It foresees an integrated force being deployed for an initial period of three months at Goma airport. It would include a 100-strong neutral force, which would be in command, 100 troops from the Congolese army, and 100 members of the M23, Nyakairima said. Two military observers would also be deployed from each of the neighboring regional powers, while MONUSCO would be responsible for securing a buffer zone.
The deadlines stipulated under the plan outlined by Nyakairima are already slipping, with the M23 group supposed to have begun its withdrawal from Goma by noon on Tuesday. That withdrawal is meant to be complete within 48 hours, save for the force of 100 to be left at the airport.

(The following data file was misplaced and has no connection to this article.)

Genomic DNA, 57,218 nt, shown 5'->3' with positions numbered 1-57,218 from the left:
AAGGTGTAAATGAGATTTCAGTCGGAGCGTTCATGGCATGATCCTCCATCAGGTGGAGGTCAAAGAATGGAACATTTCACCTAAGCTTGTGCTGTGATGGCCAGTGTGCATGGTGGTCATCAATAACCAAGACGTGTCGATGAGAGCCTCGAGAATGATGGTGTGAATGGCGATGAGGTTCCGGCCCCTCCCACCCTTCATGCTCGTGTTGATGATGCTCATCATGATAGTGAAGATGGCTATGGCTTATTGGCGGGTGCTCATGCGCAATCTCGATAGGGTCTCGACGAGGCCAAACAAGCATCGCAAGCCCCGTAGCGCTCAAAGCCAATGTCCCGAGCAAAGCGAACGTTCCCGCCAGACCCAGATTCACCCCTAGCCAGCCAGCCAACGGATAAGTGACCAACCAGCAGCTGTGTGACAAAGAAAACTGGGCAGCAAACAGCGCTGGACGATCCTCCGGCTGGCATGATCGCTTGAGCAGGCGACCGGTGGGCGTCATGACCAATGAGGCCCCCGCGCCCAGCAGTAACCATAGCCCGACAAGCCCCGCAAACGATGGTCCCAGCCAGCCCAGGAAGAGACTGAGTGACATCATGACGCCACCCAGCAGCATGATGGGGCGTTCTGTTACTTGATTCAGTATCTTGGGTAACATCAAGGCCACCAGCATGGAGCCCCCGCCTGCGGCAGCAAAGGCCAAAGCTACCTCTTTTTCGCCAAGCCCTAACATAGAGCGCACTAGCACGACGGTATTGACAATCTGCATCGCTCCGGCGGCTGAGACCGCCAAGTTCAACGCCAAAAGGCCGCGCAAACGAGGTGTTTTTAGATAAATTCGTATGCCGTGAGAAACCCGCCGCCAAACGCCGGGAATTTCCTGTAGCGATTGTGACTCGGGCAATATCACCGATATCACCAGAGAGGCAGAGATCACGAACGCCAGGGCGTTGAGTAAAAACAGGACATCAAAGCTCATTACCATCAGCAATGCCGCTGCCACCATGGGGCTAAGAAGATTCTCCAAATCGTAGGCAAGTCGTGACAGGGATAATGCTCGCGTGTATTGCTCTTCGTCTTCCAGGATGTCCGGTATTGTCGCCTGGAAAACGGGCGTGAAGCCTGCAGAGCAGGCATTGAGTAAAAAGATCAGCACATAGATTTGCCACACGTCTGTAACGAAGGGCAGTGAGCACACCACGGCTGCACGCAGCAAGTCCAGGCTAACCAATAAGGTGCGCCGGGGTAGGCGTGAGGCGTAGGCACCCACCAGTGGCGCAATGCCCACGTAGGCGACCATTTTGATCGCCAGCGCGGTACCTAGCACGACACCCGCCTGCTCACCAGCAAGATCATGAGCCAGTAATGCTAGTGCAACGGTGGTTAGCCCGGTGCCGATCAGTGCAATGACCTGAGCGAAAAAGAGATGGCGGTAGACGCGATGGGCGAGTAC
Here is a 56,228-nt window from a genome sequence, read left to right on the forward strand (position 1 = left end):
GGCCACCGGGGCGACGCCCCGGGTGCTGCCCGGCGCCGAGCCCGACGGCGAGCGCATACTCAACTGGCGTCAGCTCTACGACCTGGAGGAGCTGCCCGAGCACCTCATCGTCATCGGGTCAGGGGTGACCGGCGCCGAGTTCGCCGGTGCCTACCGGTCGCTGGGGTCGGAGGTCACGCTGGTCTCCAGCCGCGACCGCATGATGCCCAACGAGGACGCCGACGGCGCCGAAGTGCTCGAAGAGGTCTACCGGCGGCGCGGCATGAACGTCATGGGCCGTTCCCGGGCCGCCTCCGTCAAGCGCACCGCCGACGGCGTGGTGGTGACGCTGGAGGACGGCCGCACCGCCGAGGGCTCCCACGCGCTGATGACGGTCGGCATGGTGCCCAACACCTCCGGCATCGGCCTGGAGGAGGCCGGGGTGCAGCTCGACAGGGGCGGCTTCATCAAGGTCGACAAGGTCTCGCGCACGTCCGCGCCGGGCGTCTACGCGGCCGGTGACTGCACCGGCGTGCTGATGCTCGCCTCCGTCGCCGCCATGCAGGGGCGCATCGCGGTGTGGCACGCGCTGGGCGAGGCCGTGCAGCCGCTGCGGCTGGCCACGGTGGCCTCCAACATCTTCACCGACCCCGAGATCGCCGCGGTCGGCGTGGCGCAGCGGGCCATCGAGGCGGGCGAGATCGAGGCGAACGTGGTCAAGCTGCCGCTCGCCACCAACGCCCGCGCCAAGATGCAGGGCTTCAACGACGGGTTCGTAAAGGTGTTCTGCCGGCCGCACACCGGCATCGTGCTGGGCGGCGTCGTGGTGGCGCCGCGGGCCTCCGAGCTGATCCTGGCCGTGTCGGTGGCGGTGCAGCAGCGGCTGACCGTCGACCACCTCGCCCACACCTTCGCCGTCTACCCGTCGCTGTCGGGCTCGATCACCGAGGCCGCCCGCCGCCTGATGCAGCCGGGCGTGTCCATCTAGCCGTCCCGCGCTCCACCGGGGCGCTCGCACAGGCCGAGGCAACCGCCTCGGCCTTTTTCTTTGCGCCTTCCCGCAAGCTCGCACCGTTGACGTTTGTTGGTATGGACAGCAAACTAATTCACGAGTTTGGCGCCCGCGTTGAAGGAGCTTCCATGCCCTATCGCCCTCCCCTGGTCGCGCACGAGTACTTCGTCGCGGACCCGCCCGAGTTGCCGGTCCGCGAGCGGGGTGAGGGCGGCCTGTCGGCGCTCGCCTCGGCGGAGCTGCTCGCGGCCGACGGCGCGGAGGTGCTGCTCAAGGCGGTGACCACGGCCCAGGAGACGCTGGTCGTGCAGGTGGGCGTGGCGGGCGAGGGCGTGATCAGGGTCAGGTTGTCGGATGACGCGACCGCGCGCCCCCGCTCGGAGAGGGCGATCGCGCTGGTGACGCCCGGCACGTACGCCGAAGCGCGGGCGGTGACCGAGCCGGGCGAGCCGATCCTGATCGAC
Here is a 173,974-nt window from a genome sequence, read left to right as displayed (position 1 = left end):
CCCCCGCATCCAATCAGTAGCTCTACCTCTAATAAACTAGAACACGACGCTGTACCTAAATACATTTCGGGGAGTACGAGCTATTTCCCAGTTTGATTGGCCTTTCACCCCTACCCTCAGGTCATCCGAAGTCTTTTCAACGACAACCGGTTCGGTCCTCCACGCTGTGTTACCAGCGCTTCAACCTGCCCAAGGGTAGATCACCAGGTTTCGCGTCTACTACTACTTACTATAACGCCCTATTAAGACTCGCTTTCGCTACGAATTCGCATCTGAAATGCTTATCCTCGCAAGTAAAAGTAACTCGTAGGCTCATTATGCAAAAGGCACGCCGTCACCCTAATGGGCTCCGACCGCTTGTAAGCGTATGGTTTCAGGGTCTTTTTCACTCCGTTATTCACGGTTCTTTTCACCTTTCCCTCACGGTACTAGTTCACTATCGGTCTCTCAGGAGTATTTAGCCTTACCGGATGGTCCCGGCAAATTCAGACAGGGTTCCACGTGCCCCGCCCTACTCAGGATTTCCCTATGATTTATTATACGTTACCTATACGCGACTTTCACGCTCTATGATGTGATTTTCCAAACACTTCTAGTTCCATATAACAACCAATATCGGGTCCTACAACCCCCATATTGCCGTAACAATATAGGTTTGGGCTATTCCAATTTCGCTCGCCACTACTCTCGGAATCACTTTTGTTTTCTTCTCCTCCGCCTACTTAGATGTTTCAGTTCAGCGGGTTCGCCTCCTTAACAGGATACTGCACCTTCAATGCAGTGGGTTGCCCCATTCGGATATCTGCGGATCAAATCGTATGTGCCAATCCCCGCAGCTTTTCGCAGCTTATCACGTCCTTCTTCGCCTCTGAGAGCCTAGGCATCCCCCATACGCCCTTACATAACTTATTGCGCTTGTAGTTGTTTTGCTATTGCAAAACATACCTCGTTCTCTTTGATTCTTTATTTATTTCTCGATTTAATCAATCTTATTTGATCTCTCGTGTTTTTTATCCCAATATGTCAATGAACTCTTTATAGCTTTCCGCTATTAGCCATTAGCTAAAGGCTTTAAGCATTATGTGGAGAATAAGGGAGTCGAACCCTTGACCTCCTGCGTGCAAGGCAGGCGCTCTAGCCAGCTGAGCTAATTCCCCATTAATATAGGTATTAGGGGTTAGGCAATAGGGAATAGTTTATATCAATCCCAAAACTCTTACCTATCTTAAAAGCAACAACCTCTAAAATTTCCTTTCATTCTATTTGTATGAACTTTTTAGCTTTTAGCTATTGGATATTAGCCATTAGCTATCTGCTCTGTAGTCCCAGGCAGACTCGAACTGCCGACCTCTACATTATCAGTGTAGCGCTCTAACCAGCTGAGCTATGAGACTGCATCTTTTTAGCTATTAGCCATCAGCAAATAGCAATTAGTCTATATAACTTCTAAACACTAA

The Congolese army should be back on the streets of Goma on Thursday, according to the proposal.
At the United Nations on Monday, a spokesman for Secretary-General Ban Ki-moon urged the rebels "to immediately lay down their arms in accordance with the agreements reached in Kampala and comply with the immediate withdrawal of their forces from Goma."
The spokesman, Eduardo del Buey, said Ban would also make sure that the U.N. peacekeeping mission MONUSCO is able "to respond to the evolving challenges."
But, he added: "The mandate of MONUSCO is to protect civilians. It is not to fight the M23 on its own. That is the responsibility of the Congolese armed forces, and the maintaining of security is the primary responsibility of the Congolese police."
Rene Abandi, a spokesman for the M23 group, told reporters on the sidelines of the Great Lakes region conference Saturday that the rebels' main aim was to force President Kabila to agree to talks.